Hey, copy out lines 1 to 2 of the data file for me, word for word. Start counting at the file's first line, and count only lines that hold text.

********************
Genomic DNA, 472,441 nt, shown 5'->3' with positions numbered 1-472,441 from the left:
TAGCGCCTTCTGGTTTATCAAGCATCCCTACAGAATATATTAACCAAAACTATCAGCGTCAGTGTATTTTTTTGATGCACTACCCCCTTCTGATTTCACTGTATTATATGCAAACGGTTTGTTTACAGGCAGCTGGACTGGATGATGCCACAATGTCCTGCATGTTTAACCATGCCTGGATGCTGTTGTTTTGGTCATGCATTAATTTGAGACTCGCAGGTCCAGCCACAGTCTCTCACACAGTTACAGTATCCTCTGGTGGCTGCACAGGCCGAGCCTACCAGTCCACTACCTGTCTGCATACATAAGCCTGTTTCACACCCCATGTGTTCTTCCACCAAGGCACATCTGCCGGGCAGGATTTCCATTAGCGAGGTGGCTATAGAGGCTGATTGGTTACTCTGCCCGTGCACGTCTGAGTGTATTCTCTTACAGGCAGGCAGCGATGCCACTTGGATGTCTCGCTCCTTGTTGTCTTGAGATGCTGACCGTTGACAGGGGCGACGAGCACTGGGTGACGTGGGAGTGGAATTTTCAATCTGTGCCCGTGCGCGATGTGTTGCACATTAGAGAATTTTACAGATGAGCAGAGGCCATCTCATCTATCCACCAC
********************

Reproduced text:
Genomic DNA, 472,441 nt, shown 5'->3' with positions numbered 1-472,441 from the left:
TAGCGCCTTCTGGTTTATCAAGCATCCCTACAGAATATATTAACCAAAACTATCAGCGTCAGTGTATTTTTTTGATGCACTACCCCCTTCTGATTTCACTGTATTATATGCAAACGGTTTGTTTACAGGCAGCTGGACTGGATGATGCCACAATGTCCTGCATGTTTAACCATGCCTGGATGCTGTTGTTTTGGTCATGCATTAATTTGAGACTCGCAGGTCCAGCCACAGTCTCTCACACAGTTACAGTATCCTCTGGTGGCTGCACAGGCCGAGCCTACCAGTCCACTACCTGTCTGCATACATAAGCCTGTTTCACACCCCATGTGTTCTTCCACCAAGGCACATCTGCCGGGCAGGATTTCCATTAGCGAGGTGGCTATAGAGGCTGATTGGTTACTCTGCCCGTGCACGTCTGAGTGTATTCTCTTACAGGCAGGCAGCGATGCCACTTGGATGTCTCGCTCCTTGTTGTCTTGAGATGCTGACCGTTGACAGGGGCGACGAGCACTGGGTGACGTGGGAGTGGAATTTTCAATCTGTGCCCGTGCGCGATGTGTTGCACATTAGAGAATTTTACAGATGAGCAGAGGCCATCTCATCTATCCACCAC